Searcy, Arkansas is a small, quiet hamlet with fewer than 14,000 folks. The town sits northeast of Little Rock, just off Hwy. 67. The chief industry in Searcy is Harding University, a university affiliated with the Churches of Christ.

In the spring of 1967, I found myself in attendance at Harding. My social life was about as uneventful then as it is today. I’m about as exciting as a mud hen sitting in clear water.
There was little to do in Searcy except attend church and catch an occasional movie at the town picture show. Automobiles were not encouraged, so walking a date off campus to the theater was the only option.

However, there were a few places coveted by the students. Beautifully white-painted swing benches were located in front of the girls’ dormitory. The benches were surrounded on three sides by an abundance of honey-suckle cut short enough to expose any misconduct that might occur on the swing. Couples were reminded to never display any kind of affection while engaged in the art of swinging.

In fact, couples were not allowed to touch, hold hands, or kiss under penalty of immediate dismissal from the university. Harding University in the 1960s would make Bob Jones University look like Sin City.

Fortunately, I had persuaded a young lady named Kathy to accompany me to the movie. Afterward, we would hurry back to the campus with hopes of getting one of the highly prized swing benches.

After the movie, we sprinted back up toward the campus. Out of breath, we arrived at a swing. We sat there watching the sunset, smelling the fragrance of the yellow blossoms, lost in the friendly buzz of busy bees. We discussed the movie and life’s philosophy. I had to impress Kathy with my vast knowledge of the world, using many of my sophisticated techniques gleaned from the cotton fields of west Texas.

I placed my arm around her, hoping my Old Spice Aftershave would take wind and pester her passions with my smell. For a moment, the evening air did stir, and with that rose my expectations.

Just as I moved in closer, to become more attentive to Kathy and to present her with my well-rehearsed lines of romance, she screamed loudly and jumped straight into the air, landing in front of the swing. She commenced to yell, “He bit me, he bit me on the leg.” Then she began to do a little dance, resembling a type of can-can movement.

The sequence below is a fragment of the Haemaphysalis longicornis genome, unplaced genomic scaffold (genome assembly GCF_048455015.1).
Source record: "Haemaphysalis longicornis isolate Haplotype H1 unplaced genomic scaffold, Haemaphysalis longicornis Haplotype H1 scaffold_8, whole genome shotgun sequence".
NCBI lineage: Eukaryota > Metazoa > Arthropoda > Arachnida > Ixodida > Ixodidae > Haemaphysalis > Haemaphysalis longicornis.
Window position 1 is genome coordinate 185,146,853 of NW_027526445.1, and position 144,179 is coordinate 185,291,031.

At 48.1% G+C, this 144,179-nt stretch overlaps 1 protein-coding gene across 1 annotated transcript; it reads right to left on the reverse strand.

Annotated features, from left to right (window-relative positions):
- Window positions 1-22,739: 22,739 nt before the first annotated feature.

Now, I don’t have to tell you what the Church of Christ thinks about dancing.

Again she screamed, “He bit me, it bit me on the leg.” By now a small group of students had gathered around to watch the events unfold.

Kathy began to cry as she pulled her ankle-length dress up past her knees. In a hushed voice, through clenched teeth, her horror and pain were evident as she said, “Something bit me on the thigh.” She pulled her dress higher as I dropped to my knees for a close look.

Sure enough, there was a round, robust bee sting on her right thigh. But just as I was getting close enough to examine the wound in a more professional manner, a strong authoritative voice boomed from the crowd.

“Young man,” stated the matronly voice from Miss Buttkess, the girls’ dorm supervisor, “Get out from under that young lady’s dress.”

As they took Kathy away, the honeysuckle did not smell quite as good, and my after-shave was being wasted on the expressions and gentle laughter from the crowd. The next morning, the Dean of Men heard my story. He wasn’t too pleased with my attempt at rescue. I was told the emotional distress had caused Miss Buttkess to take to her sick bed, and that Kathy had decided to leave for home early. The Dean said in no uncertain terms to stay away from the white swings, and to never become involved in any more embarrassing incidents.

Several weeks passed, and I had not dared to go anywhere near the girls’ dorm. Then one evening at the library I saw the most beautiful girl. Her name was Jeanne. We chatted and things seemed to be going well. I introduced myself and asked her if she would like to go to the movie.

Jeanne said, “Oh, now I remember. You are the guy who bit Kathy on the thigh. Sure, I’d love to go.”

Well, after this little episode, I had learned my lesson. Even today, I stay away from honeysuckle, bees and girls with inviting thighs.

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